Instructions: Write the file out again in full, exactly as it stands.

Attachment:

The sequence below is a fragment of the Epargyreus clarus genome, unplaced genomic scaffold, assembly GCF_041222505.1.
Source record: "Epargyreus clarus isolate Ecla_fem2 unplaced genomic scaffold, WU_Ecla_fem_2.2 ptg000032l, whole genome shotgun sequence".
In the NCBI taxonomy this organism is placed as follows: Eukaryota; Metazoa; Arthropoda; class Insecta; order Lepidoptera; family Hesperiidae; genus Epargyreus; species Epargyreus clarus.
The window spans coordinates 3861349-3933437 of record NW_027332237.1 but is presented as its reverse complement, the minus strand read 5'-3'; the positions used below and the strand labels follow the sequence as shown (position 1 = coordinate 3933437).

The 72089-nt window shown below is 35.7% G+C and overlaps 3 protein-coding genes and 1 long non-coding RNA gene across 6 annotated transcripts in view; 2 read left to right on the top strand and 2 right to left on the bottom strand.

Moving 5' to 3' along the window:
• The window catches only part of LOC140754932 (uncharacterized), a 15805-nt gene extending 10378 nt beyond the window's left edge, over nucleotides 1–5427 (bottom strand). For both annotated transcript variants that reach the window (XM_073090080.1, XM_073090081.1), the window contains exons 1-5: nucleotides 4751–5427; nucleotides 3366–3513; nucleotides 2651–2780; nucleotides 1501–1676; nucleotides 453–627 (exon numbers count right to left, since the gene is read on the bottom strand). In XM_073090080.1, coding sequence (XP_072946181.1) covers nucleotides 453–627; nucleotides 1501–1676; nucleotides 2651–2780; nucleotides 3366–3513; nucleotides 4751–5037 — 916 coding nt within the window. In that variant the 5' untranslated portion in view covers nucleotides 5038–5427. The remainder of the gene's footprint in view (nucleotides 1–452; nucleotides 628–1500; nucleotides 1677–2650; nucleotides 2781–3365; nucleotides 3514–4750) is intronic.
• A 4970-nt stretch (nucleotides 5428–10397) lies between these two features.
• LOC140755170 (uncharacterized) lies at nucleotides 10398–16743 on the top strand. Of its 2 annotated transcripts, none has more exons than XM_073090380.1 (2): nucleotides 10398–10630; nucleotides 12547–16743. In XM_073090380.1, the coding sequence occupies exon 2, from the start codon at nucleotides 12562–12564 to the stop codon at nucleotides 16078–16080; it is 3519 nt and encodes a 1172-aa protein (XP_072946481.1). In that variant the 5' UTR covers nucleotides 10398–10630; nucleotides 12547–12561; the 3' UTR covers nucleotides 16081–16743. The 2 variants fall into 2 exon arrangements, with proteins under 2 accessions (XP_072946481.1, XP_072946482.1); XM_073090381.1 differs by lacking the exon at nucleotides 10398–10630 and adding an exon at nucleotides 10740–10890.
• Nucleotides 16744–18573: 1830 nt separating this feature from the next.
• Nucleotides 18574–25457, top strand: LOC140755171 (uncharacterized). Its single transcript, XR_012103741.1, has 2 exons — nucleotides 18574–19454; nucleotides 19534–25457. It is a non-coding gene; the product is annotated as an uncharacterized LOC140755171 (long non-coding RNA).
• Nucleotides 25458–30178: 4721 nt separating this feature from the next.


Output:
The sequence below is a fragment of the Epargyreus clarus genome, unplaced genomic scaffold, assembly GCF_041222505.1.
Source record: "Epargyreus clarus isolate Ecla_fem2 unplaced genomic scaffold, WU_Ecla_fem_2.2 ptg000032l, whole genome shotgun sequence".
In the NCBI taxonomy this organism is placed as follows: Eukaryota; Metazoa; Arthropoda; class Insecta; order Lepidoptera; family Hesperiidae; genus Epargyreus; species Epargyreus clarus.
The window spans coordinates 3861349-3933437 of record NW_027332237.1 but is presented as its reverse complement, the minus strand read 5'-3'; the positions used below and the strand labels follow the sequence as shown (position 1 = coordinate 3933437).

The 72089-nt window shown below is 35.7% G+C and overlaps 3 protein-coding genes and 1 long non-coding RNA gene across 6 annotated transcripts in view; 2 read left to right on the top strand and 2 right to left on the bottom strand.

Moving 5' to 3' along the window:
• The window catches only part of LOC140754932 (uncharacterized), a 15805-nt gene extending 10378 nt beyond the window's left edge, over nucleotides 1–5427 (bottom strand). For both annotated transcript variants that reach the window (XM_073090080.1, XM_073090081.1), the window contains exons 1-5: nucleotides 4751–5427; nucleotides 3366–3513; nucleotides 2651–2780; nucleotides 1501–1676; nucleotides 453–627 (exon numbers count right to left, since the gene is read on the bottom strand). In XM_073090080.1, coding sequence (XP_072946181.1) covers nucleotides 453–627; nucleotides 1501–1676; nucleotides 2651–2780; nucleotides 3366–3513; nucleotides 4751–5037 — 916 coding nt within the window. In that variant the 5' untranslated portion in view covers nucleotides 5038–5427. The remainder of the gene's footprint in view (nucleotides 1–452; nucleotides 628–1500; nucleotides 1677–2650; nucleotides 2781–3365; nucleotides 3514–4750) is intronic.
• A 4970-nt stretch (nucleotides 5428–10397) lies between these two features.
• LOC140755170 (uncharacterized) lies at nucleotides 10398–16743 on the top strand. Of its 2 annotated transcripts, none has more exons than XM_073090380.1 (2): nucleotides 10398–10630; nucleotides 12547–16743. In XM_073090380.1, the coding sequence occupies exon 2, from the start codon at nucleotides 12562–12564 to the stop codon at nucleotides 16078–16080; it is 3519 nt and encodes a 1172-aa protein (XP_072946481.1). In that variant the 5' UTR covers nucleotides 10398–10630; nucleotides 12547–12561; the 3' UTR covers nucleotides 16081–16743. The 2 variants fall into 2 exon arrangements, with proteins under 2 accessions (XP_072946481.1, XP_072946482.1); XM_073090381.1 differs by lacking the exon at nucleotides 10398–10630 and adding an exon at nucleotides 10740–10890.
• Nucleotides 16744–18573: 1830 nt separating this feature from the next.
• Nucleotides 18574–25457, top strand: LOC140755171 (uncharacterized). Its single transcript, XR_012103741.1, has 2 exons — nucleotides 18574–19454; nucleotides 19534–25457. It is a non-coding gene; the product is annotated as an uncharacterized LOC140755171 (long non-coding RNA).
• Nucleotides 25458–30178: 4721 nt separating this feature from the next.